Mourning at the passing of an old doll
CAUTION: Contains subject matter dealing with depression and mental health issues. Also a photo that is best viewed on a large display. And a gratuitous tag mentioning Roz Warren because she dared me to. Anyway, this story is similar to my usual Conversations with My Wife but lacks the humor and warmth I try to bring out in those. So if you’re not having a good day, you should probably take a pass on this one.
Yesterday when we sat down to breakfast, Deb’s doll, Miss Potts¹, was sitting on the dining table, rather than her place over on the side table next to the window. Miss Potts is basically made out of small flower pots—too small to be actually useful—plus twine and straw and little cloth hands & feet. Several of her pots were broken.
ME: (pointing at the doll) What happened?
DEB: Oh, I was trying to do something quickly, and I bumped her, and she hit the floor and broke. Both her right arm and her right leg. The pots shattered, so there’s no way to glue her back together, there’s too many pieces. So I guess it only makes sense to throw her out.
Deb collects dolls. I collect dragons. We both collect books. We both feel the impending weight of downsizing when we move into our retirement home in 5–10 years. Deb has already started on the basement, our default location² for anything we need to get out of the way. At some point we will also need to get rid of nicknacks, artwork, furniture, and books.
For some reason, losing Miss Potts makes me very, very sad. Silly, I know. It’s not even my doll. But it’s one that Deb’s Mom & Dad bought for her on a vacation they were on together, before I came into the family; there was no special occasion, they just saw that it delighted her. With her departure, it’s like pieces of joy and delight are being taken from us, suddenly, for no reason, other than inevitability and age and being sensible³ and The End Of All Things. And now I am very, very sad.
Could be a 2020 thing. Could be my depression manifesting at an inconvenient time (mental illness does that — I tip my hat to Aimée Gramblin for being open about the subject, and encouraging others). Could be the holidays are coming, and the Trump Pandemic promises to make this season even more of a descent into Hell than usual.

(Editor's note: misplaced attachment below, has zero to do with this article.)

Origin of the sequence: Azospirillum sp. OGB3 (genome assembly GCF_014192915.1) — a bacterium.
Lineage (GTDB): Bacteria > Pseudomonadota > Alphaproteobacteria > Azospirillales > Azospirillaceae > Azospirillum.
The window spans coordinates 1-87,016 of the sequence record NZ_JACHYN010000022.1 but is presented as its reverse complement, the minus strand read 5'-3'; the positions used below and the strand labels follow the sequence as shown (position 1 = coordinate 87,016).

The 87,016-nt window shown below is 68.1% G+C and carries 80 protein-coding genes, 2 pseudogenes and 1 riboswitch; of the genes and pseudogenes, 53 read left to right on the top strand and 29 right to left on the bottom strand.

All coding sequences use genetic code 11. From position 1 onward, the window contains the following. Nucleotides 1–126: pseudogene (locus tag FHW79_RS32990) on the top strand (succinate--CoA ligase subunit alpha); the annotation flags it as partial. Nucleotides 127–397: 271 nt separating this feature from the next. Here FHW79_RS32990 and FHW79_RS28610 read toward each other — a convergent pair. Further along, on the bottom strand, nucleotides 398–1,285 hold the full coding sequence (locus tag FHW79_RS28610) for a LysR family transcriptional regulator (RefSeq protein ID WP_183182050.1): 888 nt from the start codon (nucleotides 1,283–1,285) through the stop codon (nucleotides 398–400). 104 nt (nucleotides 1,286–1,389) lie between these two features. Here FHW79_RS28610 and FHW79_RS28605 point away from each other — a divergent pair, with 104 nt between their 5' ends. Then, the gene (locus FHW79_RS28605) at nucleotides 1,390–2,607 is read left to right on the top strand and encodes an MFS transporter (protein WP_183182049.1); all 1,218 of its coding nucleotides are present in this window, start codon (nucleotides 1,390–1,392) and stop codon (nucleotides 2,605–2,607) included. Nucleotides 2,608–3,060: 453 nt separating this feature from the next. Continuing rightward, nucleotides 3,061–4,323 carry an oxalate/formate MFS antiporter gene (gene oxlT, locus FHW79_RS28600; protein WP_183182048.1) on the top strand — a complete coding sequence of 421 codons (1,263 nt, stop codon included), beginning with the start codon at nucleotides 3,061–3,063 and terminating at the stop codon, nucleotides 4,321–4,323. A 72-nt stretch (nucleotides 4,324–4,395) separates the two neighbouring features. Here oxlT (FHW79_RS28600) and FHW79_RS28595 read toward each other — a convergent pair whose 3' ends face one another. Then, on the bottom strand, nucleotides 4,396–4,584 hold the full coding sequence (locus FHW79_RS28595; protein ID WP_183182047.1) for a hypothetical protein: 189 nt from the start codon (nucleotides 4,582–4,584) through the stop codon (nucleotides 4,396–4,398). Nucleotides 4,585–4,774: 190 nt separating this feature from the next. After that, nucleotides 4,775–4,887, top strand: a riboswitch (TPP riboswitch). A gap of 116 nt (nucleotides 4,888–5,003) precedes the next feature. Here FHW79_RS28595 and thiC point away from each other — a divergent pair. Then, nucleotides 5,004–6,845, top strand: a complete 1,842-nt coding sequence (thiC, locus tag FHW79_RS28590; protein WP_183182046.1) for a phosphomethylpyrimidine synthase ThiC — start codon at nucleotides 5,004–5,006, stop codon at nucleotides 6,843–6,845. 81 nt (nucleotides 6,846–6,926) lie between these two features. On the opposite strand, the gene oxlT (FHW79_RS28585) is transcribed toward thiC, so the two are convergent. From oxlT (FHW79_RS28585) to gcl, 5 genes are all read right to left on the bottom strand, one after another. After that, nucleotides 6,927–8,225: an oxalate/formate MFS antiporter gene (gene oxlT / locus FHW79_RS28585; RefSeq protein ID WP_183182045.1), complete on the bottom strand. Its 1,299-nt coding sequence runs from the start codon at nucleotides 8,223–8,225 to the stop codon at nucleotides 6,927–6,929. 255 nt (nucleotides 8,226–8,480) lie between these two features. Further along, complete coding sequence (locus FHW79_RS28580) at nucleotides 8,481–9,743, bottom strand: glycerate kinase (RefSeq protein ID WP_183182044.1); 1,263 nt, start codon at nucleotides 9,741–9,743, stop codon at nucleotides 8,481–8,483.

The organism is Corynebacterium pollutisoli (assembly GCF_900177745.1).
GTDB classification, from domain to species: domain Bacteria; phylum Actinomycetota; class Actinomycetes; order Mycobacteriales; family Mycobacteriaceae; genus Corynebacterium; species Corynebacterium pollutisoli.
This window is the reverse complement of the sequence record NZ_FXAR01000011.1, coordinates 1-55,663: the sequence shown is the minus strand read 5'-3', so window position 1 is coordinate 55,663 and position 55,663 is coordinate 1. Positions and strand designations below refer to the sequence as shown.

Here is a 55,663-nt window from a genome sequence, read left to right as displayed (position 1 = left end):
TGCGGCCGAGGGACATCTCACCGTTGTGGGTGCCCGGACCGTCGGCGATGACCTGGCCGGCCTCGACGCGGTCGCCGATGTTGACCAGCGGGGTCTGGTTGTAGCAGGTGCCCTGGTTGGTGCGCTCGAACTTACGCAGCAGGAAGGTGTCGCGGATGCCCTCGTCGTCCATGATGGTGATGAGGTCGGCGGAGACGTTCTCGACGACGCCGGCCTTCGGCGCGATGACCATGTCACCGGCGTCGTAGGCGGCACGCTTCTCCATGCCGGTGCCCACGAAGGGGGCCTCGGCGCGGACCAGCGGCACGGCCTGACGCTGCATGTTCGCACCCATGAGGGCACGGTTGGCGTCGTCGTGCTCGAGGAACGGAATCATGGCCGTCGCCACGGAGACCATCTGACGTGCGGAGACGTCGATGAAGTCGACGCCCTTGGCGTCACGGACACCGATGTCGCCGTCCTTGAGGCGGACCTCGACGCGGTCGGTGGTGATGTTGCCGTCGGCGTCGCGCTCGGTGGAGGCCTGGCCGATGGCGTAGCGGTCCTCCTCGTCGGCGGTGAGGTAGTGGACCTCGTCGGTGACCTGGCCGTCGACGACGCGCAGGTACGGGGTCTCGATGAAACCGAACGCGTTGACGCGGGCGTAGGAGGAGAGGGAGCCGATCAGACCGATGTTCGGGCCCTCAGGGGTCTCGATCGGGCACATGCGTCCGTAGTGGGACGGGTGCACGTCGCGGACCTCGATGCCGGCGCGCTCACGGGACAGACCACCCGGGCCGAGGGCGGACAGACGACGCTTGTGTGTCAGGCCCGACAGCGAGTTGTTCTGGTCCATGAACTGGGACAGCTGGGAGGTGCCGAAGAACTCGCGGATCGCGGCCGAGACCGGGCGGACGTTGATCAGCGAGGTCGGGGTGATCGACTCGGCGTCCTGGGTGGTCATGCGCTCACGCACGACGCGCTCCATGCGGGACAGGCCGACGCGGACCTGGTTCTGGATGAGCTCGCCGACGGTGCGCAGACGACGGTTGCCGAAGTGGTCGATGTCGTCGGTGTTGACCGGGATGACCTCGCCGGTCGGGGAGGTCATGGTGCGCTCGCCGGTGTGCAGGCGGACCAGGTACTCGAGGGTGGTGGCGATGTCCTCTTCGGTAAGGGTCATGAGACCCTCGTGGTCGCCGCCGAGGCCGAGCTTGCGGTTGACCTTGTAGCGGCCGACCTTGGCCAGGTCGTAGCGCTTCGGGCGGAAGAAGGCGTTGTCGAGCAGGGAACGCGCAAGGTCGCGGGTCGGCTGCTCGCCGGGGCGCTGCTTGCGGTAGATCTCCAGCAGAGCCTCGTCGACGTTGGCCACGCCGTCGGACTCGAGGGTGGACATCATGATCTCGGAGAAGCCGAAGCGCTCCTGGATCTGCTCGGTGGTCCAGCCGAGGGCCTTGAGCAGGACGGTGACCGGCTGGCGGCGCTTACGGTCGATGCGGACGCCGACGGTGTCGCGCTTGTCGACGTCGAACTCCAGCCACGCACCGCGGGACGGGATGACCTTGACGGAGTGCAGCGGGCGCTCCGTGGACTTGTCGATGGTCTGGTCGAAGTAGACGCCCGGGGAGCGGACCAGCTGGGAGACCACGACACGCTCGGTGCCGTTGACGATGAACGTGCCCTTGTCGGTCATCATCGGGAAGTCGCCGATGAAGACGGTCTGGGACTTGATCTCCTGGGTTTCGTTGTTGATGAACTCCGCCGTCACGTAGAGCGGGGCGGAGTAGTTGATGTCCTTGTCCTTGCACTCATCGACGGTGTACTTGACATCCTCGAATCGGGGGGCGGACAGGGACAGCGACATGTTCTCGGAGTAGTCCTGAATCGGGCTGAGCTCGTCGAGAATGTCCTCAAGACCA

ME: Well. Okay. Makes sense, I guess. We can’t keep all the dolls.
DEB: I don’t see how.
ME: But… we get to take Mrs. Wood with us, right? And Jesta?
DEB: I don’t know why not.
Most of Deb’s dolls are just cute little things that don’t mean much to me. But Mrs. Wood and Jesta have become special to me, maybe because I pass them every day on our stairs. They’re different. I’ve gotten very attached to them. And apparently to Miss Potts, maybe because she sits with us every day out on our porch.
Sat with us every day.
And thus we begin the journey to The End Of All Things. The end of happiness. The end of being useful, as my traumatic brain injury from many years ago inevitably aligns with my impending dementia (both my parents had Alzheimers) to rob me of my memories, my capabilities, my sense of self, and possibly even of my love for my dearest friend and partner. Although I plan to do whatever I need to force my final departure before that last happens. There are greater burdens to place on loved ones than a messy house full of lost memories.
Depression. Not much fun. In case you were wondering.
ME: Can you not throw her out just yet? I’d like to take a picture.
So I sit Miss Potts on her side table for the last time. One last picture. Then I leave her there. It’s more appropriate that Deb be the one to say the last goodbye.
DEB: (later) So I saw you left her on the side table. She really doesn’t look so bad, really. Just a broken arm and leg. We keep people around who are much worse than that, right? I think she’ll be okay there. Don’t you think?
So… maybe we can wait a little to begin The End Of All Things.
¹Not her actual name. Turns out Deb never gave her one. But she’s made out of flower pots, so why not?
²We have a kind-of-attic over the garage. When we moved in I put all my computer boxes up there, the ones I hung on to in case I ever had to return equipment under warranty. I have not been back up there since 2001. All the equipment is well out of warranty, so the boxes are worthless; OTOH, no way am I going to fight two decades worth of spiders and varmints who have been living up there quite happily.
³Deb’s Mom did not want to leave her apartment after Dad died, even though it was bigger than she needed, because she couldn’t bear to give up her stuff. So we did what we needed to so that she could stay there, until she went into hospice care a few days before she died. Deb & I never regretted it. Then my parents, who had assured us for years that everything was taken care of for them to transition into a retirement community (and my mother’s career in the decades before she retired was to assist people making that transition, so we never asked questions) suddenly announced that they were never moving; we were NOT able to do much for them (long story), although my sister tried hard. In both cases, cleaning up the apartment/townhouse was a chore, so Deb & I vowed we would never subject our families to that. And thus before we make that final move, Everything Must Go.